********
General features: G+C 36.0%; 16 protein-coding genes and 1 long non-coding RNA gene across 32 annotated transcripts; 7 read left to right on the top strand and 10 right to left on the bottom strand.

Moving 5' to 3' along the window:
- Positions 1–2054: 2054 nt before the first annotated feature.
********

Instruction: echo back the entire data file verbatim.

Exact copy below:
General features: G+C 36.0%; 16 protein-coding genes and 1 long non-coding RNA gene across 32 annotated transcripts; 7 read left to right on the top strand and 10 right to left on the bottom strand.

Moving 5' to 3' along the window:
- Positions 1–2054: 2054 nt before the first annotated feature.